Mortgages Fall Below 6 Month Average In October
Mortgages dropped below the six-month average in October as political uncertainty continued to stifle market activity.
According to the Bank of England’s data, UK lending for October fell by 1.8% month on month to 64,602 mortgage approvals.
This figure remains almost 2,000 approvals short of the six-month average figure of 66,087.
The figures could be worrying reading for lenders considering the quarter three figures, recently published by UK Finance, suggested an already declining market; especially amongst homemovers.
The 3,980 home mover mortgages completed in Wales during this time represented a fall of 5% on the figures from 2018. The 9,060 homemover mortgages in the third quarter of this year in Scotland indicated a fall of 1.8% whilst Northern Ireland’s 1,880 suggested a fall of 2.6%.
The figures highlighted the importance of first-time buyers in the market with the 11,510 first-time buyer mortgages recorded in London in the third quarter of 2019 marking a 1.3% increase on 2018’s figures.
Similarly, first time buyers in Northern Ireland, Scotland and Wales all increased their completed mortgages by 6,7%, 1.6% and 4.1% respectively. Despite this stakeholder in the market continuing to increase, other buyers remain anxious in the current climate.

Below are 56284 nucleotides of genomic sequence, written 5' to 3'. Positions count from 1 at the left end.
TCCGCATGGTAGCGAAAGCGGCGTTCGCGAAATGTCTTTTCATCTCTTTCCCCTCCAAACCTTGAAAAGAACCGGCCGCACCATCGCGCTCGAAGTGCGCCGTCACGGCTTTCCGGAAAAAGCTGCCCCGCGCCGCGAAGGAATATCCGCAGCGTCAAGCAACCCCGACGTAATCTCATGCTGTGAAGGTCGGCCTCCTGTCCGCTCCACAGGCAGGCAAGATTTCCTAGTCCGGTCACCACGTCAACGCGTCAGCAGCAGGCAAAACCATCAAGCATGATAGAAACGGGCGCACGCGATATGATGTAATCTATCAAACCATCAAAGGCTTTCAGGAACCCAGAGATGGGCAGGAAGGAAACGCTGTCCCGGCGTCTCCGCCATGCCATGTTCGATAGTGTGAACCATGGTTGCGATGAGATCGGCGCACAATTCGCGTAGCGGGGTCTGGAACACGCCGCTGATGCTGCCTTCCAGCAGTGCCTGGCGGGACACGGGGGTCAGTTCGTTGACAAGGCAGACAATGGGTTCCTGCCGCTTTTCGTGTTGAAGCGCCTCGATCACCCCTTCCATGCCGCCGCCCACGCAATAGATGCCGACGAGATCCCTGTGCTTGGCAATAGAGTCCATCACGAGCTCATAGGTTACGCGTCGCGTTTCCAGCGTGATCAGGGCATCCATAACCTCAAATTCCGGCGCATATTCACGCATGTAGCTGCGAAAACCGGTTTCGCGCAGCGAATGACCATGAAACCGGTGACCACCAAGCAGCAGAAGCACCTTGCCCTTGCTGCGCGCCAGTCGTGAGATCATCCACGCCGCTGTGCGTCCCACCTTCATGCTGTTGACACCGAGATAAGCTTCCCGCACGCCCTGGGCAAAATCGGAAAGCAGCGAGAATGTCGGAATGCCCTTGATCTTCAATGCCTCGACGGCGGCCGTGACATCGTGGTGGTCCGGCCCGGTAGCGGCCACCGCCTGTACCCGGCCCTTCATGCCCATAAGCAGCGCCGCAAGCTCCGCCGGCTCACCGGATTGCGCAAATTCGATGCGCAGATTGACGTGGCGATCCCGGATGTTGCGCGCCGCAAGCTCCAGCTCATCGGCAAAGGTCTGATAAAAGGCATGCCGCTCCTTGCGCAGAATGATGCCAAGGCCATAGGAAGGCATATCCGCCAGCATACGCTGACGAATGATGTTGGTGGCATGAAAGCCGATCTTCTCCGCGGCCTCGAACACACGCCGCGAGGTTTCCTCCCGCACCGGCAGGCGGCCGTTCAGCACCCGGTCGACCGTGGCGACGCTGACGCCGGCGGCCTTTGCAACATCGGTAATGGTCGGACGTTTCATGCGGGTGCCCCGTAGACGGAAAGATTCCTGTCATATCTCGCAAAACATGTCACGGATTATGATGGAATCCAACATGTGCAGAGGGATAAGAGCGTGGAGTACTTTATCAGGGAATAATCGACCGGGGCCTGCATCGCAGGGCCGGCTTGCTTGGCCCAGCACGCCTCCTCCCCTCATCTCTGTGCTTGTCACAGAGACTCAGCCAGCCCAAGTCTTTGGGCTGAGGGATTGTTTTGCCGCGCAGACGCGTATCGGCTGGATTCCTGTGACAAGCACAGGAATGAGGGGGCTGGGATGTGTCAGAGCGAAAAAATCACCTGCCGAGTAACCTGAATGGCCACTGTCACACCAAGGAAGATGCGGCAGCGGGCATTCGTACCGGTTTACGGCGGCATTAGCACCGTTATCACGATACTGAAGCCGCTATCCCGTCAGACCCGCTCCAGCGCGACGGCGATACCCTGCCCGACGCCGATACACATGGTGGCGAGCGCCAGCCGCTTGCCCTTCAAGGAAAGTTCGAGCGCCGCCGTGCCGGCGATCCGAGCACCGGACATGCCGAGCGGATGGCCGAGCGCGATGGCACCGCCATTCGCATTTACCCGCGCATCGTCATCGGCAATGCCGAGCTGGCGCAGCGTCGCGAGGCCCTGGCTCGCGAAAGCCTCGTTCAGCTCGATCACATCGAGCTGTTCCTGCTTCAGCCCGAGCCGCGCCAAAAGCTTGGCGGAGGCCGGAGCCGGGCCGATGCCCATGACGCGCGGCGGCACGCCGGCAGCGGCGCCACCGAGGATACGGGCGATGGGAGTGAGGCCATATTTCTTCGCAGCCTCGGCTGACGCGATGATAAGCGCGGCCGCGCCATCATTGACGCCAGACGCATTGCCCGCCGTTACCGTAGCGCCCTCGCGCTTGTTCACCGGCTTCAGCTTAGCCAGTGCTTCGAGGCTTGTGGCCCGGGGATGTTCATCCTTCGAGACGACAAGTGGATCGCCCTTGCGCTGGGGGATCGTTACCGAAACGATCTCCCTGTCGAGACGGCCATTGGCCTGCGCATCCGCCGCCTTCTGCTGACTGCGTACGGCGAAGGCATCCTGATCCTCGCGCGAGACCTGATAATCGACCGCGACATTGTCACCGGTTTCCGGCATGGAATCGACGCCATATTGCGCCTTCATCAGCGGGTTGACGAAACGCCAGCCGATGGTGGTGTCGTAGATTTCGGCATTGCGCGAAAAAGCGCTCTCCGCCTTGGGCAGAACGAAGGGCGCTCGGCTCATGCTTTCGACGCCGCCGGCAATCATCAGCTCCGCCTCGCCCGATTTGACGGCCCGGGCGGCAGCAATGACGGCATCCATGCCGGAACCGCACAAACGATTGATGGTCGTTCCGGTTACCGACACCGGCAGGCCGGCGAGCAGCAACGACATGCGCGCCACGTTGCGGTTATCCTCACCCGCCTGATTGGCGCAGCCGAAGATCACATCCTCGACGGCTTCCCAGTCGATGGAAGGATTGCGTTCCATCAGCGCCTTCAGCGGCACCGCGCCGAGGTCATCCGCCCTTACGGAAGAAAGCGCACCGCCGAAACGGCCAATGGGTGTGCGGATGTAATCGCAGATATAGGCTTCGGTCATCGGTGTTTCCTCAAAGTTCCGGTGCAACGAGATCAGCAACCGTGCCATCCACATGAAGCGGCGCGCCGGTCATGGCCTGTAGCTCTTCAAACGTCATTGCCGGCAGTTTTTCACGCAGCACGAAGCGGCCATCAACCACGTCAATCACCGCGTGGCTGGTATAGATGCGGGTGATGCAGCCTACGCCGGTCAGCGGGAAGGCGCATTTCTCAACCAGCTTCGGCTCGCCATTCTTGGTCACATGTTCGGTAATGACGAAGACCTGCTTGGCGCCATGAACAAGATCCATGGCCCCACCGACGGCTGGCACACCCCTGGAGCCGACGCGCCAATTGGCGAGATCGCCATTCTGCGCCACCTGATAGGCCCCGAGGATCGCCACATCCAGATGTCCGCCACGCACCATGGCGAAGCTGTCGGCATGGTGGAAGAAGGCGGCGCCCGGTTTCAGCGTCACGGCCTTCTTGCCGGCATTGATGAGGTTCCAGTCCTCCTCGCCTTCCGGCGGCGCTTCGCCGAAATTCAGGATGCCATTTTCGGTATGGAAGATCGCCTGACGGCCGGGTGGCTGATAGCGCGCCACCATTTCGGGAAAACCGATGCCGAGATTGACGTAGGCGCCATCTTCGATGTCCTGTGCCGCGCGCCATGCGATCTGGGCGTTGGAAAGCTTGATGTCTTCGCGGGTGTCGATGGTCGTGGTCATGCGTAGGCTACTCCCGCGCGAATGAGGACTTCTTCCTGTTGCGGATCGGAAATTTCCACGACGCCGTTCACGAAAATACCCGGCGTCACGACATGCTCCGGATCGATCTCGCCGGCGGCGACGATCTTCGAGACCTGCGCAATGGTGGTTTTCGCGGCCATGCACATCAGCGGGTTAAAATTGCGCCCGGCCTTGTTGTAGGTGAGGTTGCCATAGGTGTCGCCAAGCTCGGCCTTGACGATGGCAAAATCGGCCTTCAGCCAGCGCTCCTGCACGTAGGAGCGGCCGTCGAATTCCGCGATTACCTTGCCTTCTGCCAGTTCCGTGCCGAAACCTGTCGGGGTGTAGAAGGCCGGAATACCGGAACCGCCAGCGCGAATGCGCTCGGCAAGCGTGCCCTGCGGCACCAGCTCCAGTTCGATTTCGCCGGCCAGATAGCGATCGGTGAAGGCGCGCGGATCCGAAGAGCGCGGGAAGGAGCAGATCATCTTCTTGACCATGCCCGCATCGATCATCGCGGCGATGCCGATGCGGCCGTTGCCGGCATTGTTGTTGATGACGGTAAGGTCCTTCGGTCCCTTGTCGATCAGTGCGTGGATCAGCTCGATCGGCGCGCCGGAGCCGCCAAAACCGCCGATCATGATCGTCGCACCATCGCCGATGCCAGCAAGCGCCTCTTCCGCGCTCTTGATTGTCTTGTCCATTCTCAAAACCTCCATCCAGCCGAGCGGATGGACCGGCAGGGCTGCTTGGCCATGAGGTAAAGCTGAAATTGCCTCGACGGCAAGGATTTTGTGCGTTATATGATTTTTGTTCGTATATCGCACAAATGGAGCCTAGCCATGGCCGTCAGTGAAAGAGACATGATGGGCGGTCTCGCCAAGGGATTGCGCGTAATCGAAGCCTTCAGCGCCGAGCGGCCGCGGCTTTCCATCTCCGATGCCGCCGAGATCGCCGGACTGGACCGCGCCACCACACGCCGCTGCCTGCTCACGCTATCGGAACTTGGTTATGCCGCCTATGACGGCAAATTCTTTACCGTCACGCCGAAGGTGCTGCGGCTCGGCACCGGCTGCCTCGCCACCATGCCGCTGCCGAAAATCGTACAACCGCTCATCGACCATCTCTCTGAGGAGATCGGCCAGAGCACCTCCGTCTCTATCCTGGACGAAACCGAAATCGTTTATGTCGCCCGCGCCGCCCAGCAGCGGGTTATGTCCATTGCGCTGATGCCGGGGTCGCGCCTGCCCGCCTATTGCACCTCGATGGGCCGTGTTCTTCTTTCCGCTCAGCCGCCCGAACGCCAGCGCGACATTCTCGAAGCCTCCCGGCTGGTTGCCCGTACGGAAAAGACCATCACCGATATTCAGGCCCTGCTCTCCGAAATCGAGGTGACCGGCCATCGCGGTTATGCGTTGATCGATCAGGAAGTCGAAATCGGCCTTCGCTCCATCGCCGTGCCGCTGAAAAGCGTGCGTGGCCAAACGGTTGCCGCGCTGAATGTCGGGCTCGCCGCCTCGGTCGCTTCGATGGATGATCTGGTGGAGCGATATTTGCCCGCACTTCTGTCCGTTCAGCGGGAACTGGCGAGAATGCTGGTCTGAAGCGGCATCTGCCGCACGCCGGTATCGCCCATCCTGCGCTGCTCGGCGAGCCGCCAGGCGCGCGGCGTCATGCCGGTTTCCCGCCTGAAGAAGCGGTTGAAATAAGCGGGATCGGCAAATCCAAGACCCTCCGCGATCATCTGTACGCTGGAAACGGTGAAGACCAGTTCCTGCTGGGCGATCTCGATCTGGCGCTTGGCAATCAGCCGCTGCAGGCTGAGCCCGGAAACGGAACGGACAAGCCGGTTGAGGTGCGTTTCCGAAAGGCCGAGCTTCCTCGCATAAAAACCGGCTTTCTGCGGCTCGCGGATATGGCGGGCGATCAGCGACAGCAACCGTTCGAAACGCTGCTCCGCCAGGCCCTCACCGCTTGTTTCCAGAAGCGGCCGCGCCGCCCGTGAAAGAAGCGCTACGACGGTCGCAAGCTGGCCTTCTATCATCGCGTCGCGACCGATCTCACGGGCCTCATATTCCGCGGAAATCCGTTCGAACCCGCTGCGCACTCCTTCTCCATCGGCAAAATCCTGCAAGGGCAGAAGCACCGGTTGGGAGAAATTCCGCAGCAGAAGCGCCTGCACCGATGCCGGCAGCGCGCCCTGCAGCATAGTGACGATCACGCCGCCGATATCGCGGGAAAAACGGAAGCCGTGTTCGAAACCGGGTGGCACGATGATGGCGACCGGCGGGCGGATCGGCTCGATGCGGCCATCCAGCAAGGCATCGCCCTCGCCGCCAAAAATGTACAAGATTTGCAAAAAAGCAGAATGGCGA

Andrew Montlake, Managing Director of mortgage broker Coreco, said:
“For borrowers, the past few months have been one long Black Friday as the high street lenders compete for market share.
“Remortgage activity is especially strong, with rates on some two and five-year fixes borderline obscene.
“Approvals for house purchase were down slightly but October was a particularly fraught month so that’s no surprise.
“Transaction levels are simmering by historical standards, but given the environment we find ourselves in they are holding up well.
“The market is likely to remain in its current holding pattern until the New Year when we have more clarity on Brexit.”
Will mortgage completions and home moves continue to fall as we head into the next decade?